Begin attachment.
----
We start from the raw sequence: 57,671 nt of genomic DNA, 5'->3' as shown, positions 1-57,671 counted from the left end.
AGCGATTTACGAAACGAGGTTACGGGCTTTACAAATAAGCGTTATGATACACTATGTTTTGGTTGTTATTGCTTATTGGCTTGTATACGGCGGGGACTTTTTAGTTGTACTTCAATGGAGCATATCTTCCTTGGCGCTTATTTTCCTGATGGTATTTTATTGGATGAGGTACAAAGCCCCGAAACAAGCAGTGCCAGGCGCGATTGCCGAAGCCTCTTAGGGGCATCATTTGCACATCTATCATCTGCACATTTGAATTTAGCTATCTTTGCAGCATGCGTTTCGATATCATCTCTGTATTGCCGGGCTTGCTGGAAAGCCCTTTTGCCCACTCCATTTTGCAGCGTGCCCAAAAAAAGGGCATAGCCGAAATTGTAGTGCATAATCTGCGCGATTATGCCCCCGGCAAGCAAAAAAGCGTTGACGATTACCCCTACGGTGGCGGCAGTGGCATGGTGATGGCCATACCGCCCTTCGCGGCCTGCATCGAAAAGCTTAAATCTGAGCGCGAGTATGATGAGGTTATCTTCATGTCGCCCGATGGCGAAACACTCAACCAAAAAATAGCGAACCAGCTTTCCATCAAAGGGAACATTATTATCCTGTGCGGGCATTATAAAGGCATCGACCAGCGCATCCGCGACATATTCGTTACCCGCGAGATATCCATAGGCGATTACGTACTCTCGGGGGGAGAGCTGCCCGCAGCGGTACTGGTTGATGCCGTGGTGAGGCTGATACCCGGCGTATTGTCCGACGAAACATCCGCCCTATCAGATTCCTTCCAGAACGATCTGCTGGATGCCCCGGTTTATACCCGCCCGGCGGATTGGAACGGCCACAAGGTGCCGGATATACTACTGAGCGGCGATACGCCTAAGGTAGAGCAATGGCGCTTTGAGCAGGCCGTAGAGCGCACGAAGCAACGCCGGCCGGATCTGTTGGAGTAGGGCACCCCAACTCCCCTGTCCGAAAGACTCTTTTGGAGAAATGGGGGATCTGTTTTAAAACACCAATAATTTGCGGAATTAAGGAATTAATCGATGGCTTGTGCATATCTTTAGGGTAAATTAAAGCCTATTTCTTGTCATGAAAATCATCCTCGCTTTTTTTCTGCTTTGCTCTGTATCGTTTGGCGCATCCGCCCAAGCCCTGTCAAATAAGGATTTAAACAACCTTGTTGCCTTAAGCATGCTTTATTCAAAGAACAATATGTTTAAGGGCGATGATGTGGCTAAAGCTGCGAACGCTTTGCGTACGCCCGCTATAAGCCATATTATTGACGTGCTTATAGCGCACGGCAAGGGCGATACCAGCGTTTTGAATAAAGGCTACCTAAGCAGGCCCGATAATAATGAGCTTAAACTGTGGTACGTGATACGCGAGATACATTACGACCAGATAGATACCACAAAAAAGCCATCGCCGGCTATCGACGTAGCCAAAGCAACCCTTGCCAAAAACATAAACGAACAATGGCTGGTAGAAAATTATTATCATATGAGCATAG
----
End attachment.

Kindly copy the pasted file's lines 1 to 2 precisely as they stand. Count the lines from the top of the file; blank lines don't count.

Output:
We start from the raw sequence: 57,671 nt of genomic DNA, 5'->3' as shown, positions 1-57,671 counted from the left end.
AGCGATTTACGAAACGAGGTTACGGGCTTTACAAATAAGCGTTATGATACACTATGTTTTGGTTGTTATTGCTTATTGGCTTGTATACGGCGGGGACTTTTTAGTTGTACTTCAATGGAGCATATCTTCCTTGGCGCTTATTTTCCTGATGGTATTTTATTGGATGAGGTACAAAGCCCCGAAACAAGCAGTGCCAGGCGCGATTGCCGAAGCCTCTTAGGGGCATCATTTGCACATCTATCATCTGCACATTTGAATTTAGCTATCTTTGCAGCATGCGTTTCGATATCATCTCTGTATTGCCGGGCTTGCTGGAAAGCCCTTTTGCCCACTCCATTTTGCAGCGTGCCCAAAAAAAGGGCATAGCCGAAATTGTAGTGCATAATCTGCGCGATTATGCCCCCGGCAAGCAAAAAAGCGTTGACGATTACCCCTACGGTGGCGGCAGTGGCATGGTGATGGCCATACCGCCCTTCGCGGCCTGCATCGAAAAGCTTAAATCTGAGCGCGAGTATGATGAGGTTATCTTCATGTCGCCCGATGGCGAAACACTCAACCAAAAAATAGCGAACCAGCTTTCCATCAAAGGGAACATTATTATCCTGTGCGGGCATTATAAAGGCATCGACCAGCGCATCCGCGACATATTCGTTACCCGCGAGATATCCATAGGCGATTACGTACTCTCGGGGGGAGAGCTGCCCGCAGCGGTACTGGTTGATGCCGTGGTGAGGCTGATACCCGGCGTATTGTCCGACGAAACATCCGCCCTATCAGATTCCTTCCAGAACGATCTGCTGGATGCCCCGGTTTATACCCGCCCGGCGGATTGGAACGGCCACAAGGTGCCGGATATACTACTGAGCGGCGATACGCCTAAGGTAGAGCAATGGCGCTTTGAGCAGGCCGTAGAGCGCACGAAGCAACGCCGGCCGGATCTGTTGGAGTAGGGCACCCCAACTCCCCTGTCCGAAAGACTCTTTTGGAGAAATGGGGGATCTGTTTTAAAACACCAATAATTTGCGGAATTAAGGAATTAATCGATGGCTTGTGCATATCTTTAGGGTAAATTAAAGCCTATTTCTTGTCATGAAAATCATCCTCGCTTTTTTTCTGCTTTGCTCTGTATCGTTTGGCGCATCCGCCCAAGCCCTGTCAAATAAGGATTTAAACAACCTTGTTGCCTTAAGCATGCTTTATTCAAAGAACAATATGTTTAAGGGCGATGATGTGGCTAAAGCTGCGAACGCTTTGCGTACGCCCGCTATAAGCCATATTATTGACGTGCTTATAGCGCACGGCAAGGGCGATACCAGCGTTTTGAATAAAGGCTACCTAAGCAGGCCCGATAATAATGAGCTTAAACTGTGGTACGTGATACGCGAGATACATTACGACCAGATAGATACCACAAAAAAGCCATCGCCGGCTATCGACGTAGCCAAAGCAACCCTTGCCAAAAACATAAACGAACAATGGCTGGTAGAAAATTATTATCATATGAGCATAG